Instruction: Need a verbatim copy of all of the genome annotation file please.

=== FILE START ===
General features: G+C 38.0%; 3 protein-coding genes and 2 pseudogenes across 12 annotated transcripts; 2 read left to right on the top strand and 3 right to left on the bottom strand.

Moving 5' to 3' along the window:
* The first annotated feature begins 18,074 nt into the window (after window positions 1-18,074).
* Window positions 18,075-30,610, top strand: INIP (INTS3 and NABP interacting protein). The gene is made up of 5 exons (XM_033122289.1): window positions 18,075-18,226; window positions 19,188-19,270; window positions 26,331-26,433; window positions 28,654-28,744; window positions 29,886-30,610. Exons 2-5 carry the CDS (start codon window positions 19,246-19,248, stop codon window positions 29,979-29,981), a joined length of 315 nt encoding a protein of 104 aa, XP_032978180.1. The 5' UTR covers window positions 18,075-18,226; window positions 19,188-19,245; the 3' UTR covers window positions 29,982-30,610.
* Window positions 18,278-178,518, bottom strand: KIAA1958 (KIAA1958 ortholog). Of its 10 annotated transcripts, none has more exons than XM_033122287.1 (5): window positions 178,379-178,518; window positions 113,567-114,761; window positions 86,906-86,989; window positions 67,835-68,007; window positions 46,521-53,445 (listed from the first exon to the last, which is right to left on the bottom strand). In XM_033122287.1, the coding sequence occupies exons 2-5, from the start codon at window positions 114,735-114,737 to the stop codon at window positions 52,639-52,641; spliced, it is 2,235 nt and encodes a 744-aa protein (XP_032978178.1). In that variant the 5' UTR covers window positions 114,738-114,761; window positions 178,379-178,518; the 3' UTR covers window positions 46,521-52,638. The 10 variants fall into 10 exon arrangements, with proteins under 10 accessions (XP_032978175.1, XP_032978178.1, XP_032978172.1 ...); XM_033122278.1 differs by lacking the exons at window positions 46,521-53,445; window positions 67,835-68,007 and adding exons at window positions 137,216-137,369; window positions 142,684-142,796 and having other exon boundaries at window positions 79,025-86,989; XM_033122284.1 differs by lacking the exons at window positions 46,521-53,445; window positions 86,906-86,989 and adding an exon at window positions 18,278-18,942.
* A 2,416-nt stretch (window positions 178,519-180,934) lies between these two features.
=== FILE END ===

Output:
General features: G+C 38.0%; 3 protein-coding genes and 2 pseudogenes across 12 annotated transcripts; 2 read left to right on the top strand and 3 right to left on the bottom strand.

Moving 5' to 3' along the window:
* The first annotated feature begins 18,074 nt into the window (after window positions 1-18,074).
* Window positions 18,075-30,610, top strand: INIP (INTS3 and NABP interacting protein). The gene is made up of 5 exons (XM_033122289.1): window positions 18,075-18,226; window positions 19,188-19,270; window positions 26,331-26,433; window positions 28,654-28,744; window positions 29,886-30,610. Exons 2-5 carry the CDS (start codon window positions 19,246-19,248, stop codon window positions 29,979-29,981), a joined length of 315 nt encoding a protein of 104 aa, XP_032978180.1. The 5' UTR covers window positions 18,075-18,226; window positions 19,188-19,245; the 3' UTR covers window positions 29,982-30,610.
* Window positions 18,278-178,518, bottom strand: KIAA1958 (KIAA1958 ortholog). Of its 10 annotated transcripts, none has more exons than XM_033122287.1 (5): window positions 178,379-178,518; window positions 113,567-114,761; window positions 86,906-86,989; window positions 67,835-68,007; window positions 46,521-53,445 (listed from the first exon to the last, which is right to left on the bottom strand). In XM_033122287.1, the coding sequence occupies exons 2-5, from the start codon at window positions 114,735-114,737 to the stop codon at window positions 52,639-52,641; spliced, it is 2,235 nt and encodes a 744-aa protein (XP_032978178.1). In that variant the 5' UTR covers window positions 114,738-114,761; window positions 178,379-178,518; the 3' UTR covers window positions 46,521-52,638. The 10 variants fall into 10 exon arrangements, with proteins under 10 accessions (XP_032978175.1, XP_032978178.1, XP_032978172.1 ...); XM_033122278.1 differs by lacking the exons at window positions 46,521-53,445; window positions 67,835-68,007 and adding exons at window positions 137,216-137,369; window positions 142,684-142,796 and having other exon boundaries at window positions 79,025-86,989; XM_033122284.1 differs by lacking the exons at window positions 46,521-53,445; window positions 86,906-86,989 and adding an exon at window positions 18,278-18,942.
* A 2,416-nt stretch (window positions 178,519-180,934) lies between these two features.